Let’s get on the record here that the formal name of New York’s regents-level biology course is “living environment.” This is significant because real encounters with the real living environment just might do good things for teaching and learning about this subject (but generally play a negligible role in our schools’ approach to the class).
Of course the ability of the great outdoors to stimulate the senses could contribute to teaching and learning about every subject. But imagine the possibilities especially in the living environment class of student discovery of channels in a chunk of fallen tree, such as in the accompanying photograph taken at Albany High School, and then student exploration that determines that a beetle or other insect probably bored these channels and perhaps killed the tree.
This could open doors to consideration of invasive species or interdependence of living things and perhaps the impact of human activity on the environment or maybe climate change. And connecting the class to real world issues and developments might even make the class feel more relevant to students than the usual presentation of topic after topic.
Realizing these kinds of opportunities, of course, would require some degree of change in mindset. For one thing, it takes a leap of faith for teachers to believe that capturing the imagination of students and nurturing their connection-making skills can safely cover the same ground that the more traditional linear approach does. On top of that, taking energetic students outside would require teachers to do a whole new round of establishing classroom expectations. And leaving fallen tree branches or trunks in situ would also mean different thinking about grounds keeping.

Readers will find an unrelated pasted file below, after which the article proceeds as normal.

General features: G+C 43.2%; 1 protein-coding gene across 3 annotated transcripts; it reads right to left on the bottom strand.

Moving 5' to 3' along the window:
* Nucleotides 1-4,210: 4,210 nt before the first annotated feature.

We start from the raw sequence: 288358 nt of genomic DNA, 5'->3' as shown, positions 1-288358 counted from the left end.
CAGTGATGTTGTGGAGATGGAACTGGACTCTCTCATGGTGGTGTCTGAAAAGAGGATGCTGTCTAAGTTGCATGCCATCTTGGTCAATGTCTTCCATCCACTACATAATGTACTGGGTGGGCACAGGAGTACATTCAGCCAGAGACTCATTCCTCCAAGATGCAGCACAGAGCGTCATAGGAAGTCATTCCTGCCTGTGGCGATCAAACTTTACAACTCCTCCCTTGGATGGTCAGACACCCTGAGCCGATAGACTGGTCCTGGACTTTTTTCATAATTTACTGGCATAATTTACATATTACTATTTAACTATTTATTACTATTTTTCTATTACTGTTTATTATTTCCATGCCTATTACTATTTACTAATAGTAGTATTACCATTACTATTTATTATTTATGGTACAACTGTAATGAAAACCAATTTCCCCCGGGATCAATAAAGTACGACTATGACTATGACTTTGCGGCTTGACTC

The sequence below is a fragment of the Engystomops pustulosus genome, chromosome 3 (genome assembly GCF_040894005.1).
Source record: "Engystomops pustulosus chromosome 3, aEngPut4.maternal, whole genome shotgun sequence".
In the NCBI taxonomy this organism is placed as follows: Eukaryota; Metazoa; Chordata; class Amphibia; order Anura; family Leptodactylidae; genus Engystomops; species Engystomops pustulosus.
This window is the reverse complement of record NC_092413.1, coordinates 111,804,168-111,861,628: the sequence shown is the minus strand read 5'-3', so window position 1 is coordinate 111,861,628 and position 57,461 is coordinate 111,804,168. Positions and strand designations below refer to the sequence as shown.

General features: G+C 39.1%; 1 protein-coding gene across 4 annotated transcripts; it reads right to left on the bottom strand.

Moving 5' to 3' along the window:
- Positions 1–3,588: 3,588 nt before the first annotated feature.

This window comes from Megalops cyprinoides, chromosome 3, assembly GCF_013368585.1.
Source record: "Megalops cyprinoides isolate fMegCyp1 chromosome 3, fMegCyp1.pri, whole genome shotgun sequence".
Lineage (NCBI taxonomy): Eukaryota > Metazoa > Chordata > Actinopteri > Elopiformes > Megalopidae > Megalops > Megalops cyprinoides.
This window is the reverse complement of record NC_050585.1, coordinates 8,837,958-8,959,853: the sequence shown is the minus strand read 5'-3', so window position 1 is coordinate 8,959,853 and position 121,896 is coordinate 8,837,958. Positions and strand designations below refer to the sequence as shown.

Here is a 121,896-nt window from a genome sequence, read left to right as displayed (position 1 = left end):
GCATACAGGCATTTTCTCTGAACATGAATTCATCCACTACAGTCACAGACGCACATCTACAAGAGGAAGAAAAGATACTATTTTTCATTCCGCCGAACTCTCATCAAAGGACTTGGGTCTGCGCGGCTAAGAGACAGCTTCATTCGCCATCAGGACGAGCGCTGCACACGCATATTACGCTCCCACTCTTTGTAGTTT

The payoff, however, could be great.
Building our garden at Myers Middle School into an outdoor classroom may take considerably more than a village – maybe a village and a team and a movement. And maybe more than that. So we would be so pleased if you would be part of it, maybe by contributing ideas, or possibly a bit of knowledge or elbow grease or perhaps introducing to us to other people or resources. Involvement can surely range from joining a committee working on all of this to helping to address regulatory requirements and estimate construction costs to planning longer-range funding requirements to drafting detailed plans for specific elements to Continue reading
Why do we talk so much about getting kids outdoors, in January when it’s freezing and in July when it’s broiling, when we know it is such a big challenge for their teachers? And so many of the kids aren’t eager either?
Here is a take on the subject from the Jeffers Foundation in Minnesota, which Continue reading
A new study concludes that children’s respiratory health benefits from living near greenery. http://www.childrenandnature.org/2017/07/28/urban-biodiversity-affects-childrens-respiratory-health/?mc_cid=78c824fddc&mc_eid=3ddfa7c2d0
Arranging lives so that more children are raised near green spaces is awfully difficult. Schools, however, that see their mission more broadly than the Common Core, or at least recognize that the critical role that health plays in academic performance, can support some of the same possibilities by taking steps to get students nearer to nature more often, by bringing teaching and learning outside.